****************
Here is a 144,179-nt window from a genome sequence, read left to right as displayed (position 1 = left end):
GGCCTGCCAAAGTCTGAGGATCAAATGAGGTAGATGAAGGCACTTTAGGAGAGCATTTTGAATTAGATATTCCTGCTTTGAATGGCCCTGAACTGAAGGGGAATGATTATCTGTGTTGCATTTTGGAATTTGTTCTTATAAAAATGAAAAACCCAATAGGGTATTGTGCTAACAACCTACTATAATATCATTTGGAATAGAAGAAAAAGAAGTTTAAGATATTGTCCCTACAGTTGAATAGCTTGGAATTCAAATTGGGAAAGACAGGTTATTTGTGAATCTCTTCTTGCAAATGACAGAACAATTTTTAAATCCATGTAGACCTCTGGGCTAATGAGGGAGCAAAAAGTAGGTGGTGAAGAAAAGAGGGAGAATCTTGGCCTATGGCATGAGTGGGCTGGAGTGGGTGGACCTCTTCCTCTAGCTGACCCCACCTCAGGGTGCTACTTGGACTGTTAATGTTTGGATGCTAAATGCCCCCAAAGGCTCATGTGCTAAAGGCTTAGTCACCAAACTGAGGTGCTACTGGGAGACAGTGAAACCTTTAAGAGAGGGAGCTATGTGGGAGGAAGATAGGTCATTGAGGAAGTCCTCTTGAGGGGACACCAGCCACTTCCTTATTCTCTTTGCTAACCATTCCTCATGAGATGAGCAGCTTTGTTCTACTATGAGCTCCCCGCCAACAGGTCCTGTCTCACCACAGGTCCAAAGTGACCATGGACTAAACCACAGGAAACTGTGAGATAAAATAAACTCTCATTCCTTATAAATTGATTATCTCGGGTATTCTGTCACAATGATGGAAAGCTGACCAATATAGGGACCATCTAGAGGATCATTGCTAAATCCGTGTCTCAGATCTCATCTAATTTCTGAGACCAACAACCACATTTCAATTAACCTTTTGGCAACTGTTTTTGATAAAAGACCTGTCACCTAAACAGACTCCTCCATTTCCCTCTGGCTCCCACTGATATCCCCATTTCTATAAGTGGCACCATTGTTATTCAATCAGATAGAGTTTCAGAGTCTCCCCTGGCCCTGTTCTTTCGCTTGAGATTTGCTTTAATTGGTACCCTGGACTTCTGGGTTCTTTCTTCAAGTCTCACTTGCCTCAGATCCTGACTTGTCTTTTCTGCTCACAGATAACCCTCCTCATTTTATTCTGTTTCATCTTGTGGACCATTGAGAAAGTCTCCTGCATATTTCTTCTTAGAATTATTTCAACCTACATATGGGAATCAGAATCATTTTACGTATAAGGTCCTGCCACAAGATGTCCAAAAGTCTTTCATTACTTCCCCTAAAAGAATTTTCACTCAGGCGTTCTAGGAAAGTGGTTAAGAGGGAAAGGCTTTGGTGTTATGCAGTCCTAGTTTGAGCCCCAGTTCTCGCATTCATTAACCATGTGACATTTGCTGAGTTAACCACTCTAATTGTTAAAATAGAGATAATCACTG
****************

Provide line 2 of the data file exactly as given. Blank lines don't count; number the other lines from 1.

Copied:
GGCCTGCCAAAGTCTGAGGATCAAATGAGGTAGATGAAGGCACTTTAGGAGAGCATTTTGAATTAGATATTCCTGCTTTGAATGGCCCTGAACTGAAGGGGAATGATTATCTGTGTTGCATTTTGGAATTTGTTCTTATAAAAATGAAAAACCCAATAGGGTATTGTGCTAACAACCTACTATAATATCATTTGGAATAGAAGAAAAAGAAGTTTAAGATATTGTCCCTACAGTTGAATAGCTTGGAATTCAAATTGGGAAAGACAGGTTATTTGTGAATCTCTTCTTGCAAATGACAGAACAATTTTTAAATCCATGTAGACCTCTGGGCTAATGAGGGAGCAAAAAGTAGGTGGTGAAGAAAAGAGGGAGAATCTTGGCCTATGGCATGAGTGGGCTGGAGTGGGTGGACCTCTTCCTCTAGCTGACCCCACCTCAGGGTGCTACTTGGACTGTTAATGTTTGGATGCTAAATGCCCCCAAAGGCTCATGTGCTAAAGGCTTAGTCACCAAACTGAGGTGCTACTGGGAGACAGTGAAACCTTTAAGAGAGGGAGCTATGTGGGAGGAAGATAGGTCATTGAGGAAGTCCTCTTGAGGGGACACCAGCCACTTCCTTATTCTCTTTGCTAACCATTCCTCATGAGATGAGCAGCTTTGTTCTACTATGAGCTCCCCGCCAACAGGTCCTGTCTCACCACAGGTCCAAAGTGACCATGGACTAAACCACAGGAAACTGTGAGATAAAATAAACTCTCATTCCTTATAAATTGATTATCTCGGGTATTCTGTCACAATGATGGAAAGCTGACCAATATAGGGACCATCTAGAGGATCATTGCTAAATCCGTGTCTCAGATCTCATCTAATTTCTGAGACCAACAACCACATTTCAATTAACCTTTTGGCAACTGTTTTTGATAAAAGACCTGTCACCTAAACAGACTCCTCCATTTCCCTCTGGCTCCCACTGATATCCCCATTTCTATAAGTGGCACCATTGTTATTCAATCAGATAGAGTTTCAGAGTCTCCCCTGGCCCTGTTCTTTCGCTTGAGATTTGCTTTAATTGGTACCCTGGACTTCTGGGTTCTTTCTTCAAGTCTCACTTGCCTCAGATCCTGACTTGTCTTTTCTGCTCACAGATAACCCTCCTCATTTTATTCTGTTTCATCTTGTGGACCATTGAGAAAGTCTCCTGCATATTTCTTCTTAGAATTATTTCAACCTACATATGGGAATCAGAATCATTTTACGTATAAGGTCCTGCCACAAGATGTCCAAAAGTCTTTCATTACTTCCCCTAAAAGAATTTTCACTCAGGCGTTCTAGGAAAGTGGTTAAGAGGGAAAGGCTTTGGTGTTATGCAGTCCTAGTTTGAGCCCCAGTTCTCGCATTCATTAACCATGTGACATTTGCTGAGTTAACCACTCTAATTGTTAAAATAGAGATAATCACTG